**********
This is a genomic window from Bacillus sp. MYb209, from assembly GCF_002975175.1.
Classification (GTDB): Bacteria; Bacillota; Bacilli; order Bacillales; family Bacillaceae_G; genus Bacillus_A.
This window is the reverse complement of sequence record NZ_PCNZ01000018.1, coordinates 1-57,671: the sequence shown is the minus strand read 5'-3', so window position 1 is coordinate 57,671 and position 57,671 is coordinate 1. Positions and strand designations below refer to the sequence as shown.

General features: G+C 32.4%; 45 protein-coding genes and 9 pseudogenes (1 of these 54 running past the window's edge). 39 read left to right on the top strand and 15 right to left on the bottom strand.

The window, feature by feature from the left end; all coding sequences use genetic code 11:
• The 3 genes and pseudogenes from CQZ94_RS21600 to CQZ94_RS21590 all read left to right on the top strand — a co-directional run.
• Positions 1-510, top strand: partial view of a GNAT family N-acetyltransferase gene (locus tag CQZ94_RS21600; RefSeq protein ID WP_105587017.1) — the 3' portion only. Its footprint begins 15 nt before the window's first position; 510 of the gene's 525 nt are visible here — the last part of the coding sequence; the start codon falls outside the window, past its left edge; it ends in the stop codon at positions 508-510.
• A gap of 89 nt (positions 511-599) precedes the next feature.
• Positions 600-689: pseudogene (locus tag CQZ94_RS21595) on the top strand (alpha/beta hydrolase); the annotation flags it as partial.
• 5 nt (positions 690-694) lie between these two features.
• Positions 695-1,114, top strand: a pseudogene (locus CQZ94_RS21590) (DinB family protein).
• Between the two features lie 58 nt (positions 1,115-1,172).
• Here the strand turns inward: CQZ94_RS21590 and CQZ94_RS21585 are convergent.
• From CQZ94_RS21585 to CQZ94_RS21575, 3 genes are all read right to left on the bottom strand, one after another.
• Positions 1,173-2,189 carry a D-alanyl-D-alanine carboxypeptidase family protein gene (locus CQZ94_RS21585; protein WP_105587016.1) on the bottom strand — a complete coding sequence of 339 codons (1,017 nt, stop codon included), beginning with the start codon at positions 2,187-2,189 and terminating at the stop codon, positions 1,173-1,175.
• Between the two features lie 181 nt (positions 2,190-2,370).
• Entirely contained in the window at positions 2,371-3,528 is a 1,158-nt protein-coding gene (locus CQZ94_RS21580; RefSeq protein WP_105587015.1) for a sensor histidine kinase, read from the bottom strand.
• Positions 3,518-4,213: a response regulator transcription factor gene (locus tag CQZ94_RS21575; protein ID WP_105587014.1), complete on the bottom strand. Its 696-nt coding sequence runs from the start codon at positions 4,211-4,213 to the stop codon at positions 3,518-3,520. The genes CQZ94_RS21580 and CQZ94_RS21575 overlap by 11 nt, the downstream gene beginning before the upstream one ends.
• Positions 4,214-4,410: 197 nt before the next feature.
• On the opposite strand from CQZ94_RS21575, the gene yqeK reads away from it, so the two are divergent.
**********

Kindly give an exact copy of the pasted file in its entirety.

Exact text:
This is a genomic window from Bacillus sp. MYb209, from assembly GCF_002975175.1.
Classification (GTDB): Bacteria; Bacillota; Bacilli; order Bacillales; family Bacillaceae_G; genus Bacillus_A.
This window is the reverse complement of sequence record NZ_PCNZ01000018.1, coordinates 1-57,671: the sequence shown is the minus strand read 5'-3', so window position 1 is coordinate 57,671 and position 57,671 is coordinate 1. Positions and strand designations below refer to the sequence as shown.

General features: G+C 32.4%; 45 protein-coding genes and 9 pseudogenes (1 of these 54 running past the window's edge). 39 read left to right on the top strand and 15 right to left on the bottom strand.

The window, feature by feature from the left end; all coding sequences use genetic code 11:
• The 3 genes and pseudogenes from CQZ94_RS21600 to CQZ94_RS21590 all read left to right on the top strand — a co-directional run.
• Positions 1-510, top strand: partial view of a GNAT family N-acetyltransferase gene (locus tag CQZ94_RS21600; RefSeq protein ID WP_105587017.1) — the 3' portion only. Its footprint begins 15 nt before the window's first position; 510 of the gene's 525 nt are visible here — the last part of the coding sequence; the start codon falls outside the window, past its left edge; it ends in the stop codon at positions 508-510.
• A gap of 89 nt (positions 511-599) precedes the next feature.
• Positions 600-689: pseudogene (locus tag CQZ94_RS21595) on the top strand (alpha/beta hydrolase); the annotation flags it as partial.
• 5 nt (positions 690-694) lie between these two features.
• Positions 695-1,114, top strand: a pseudogene (locus CQZ94_RS21590) (DinB family protein).
• Between the two features lie 58 nt (positions 1,115-1,172).
• Here the strand turns inward: CQZ94_RS21590 and CQZ94_RS21585 are convergent.
• From CQZ94_RS21585 to CQZ94_RS21575, 3 genes are all read right to left on the bottom strand, one after another.
• Positions 1,173-2,189 carry a D-alanyl-D-alanine carboxypeptidase family protein gene (locus CQZ94_RS21585; protein WP_105587016.1) on the bottom strand — a complete coding sequence of 339 codons (1,017 nt, stop codon included), beginning with the start codon at positions 2,187-2,189 and terminating at the stop codon, positions 1,173-1,175.
• Between the two features lie 181 nt (positions 2,190-2,370).
• Entirely contained in the window at positions 2,371-3,528 is a 1,158-nt protein-coding gene (locus CQZ94_RS21580; RefSeq protein WP_105587015.1) for a sensor histidine kinase, read from the bottom strand.
• Positions 3,518-4,213: a response regulator transcription factor gene (locus tag CQZ94_RS21575; protein ID WP_105587014.1), complete on the bottom strand. Its 696-nt coding sequence runs from the start codon at positions 4,211-4,213 to the stop codon at positions 3,518-3,520. The genes CQZ94_RS21580 and CQZ94_RS21575 overlap by 11 nt, the downstream gene beginning before the upstream one ends.
• Positions 4,214-4,410: 197 nt before the next feature.
• On the opposite strand from CQZ94_RS21575, the gene yqeK reads away from it, so the two are divergent.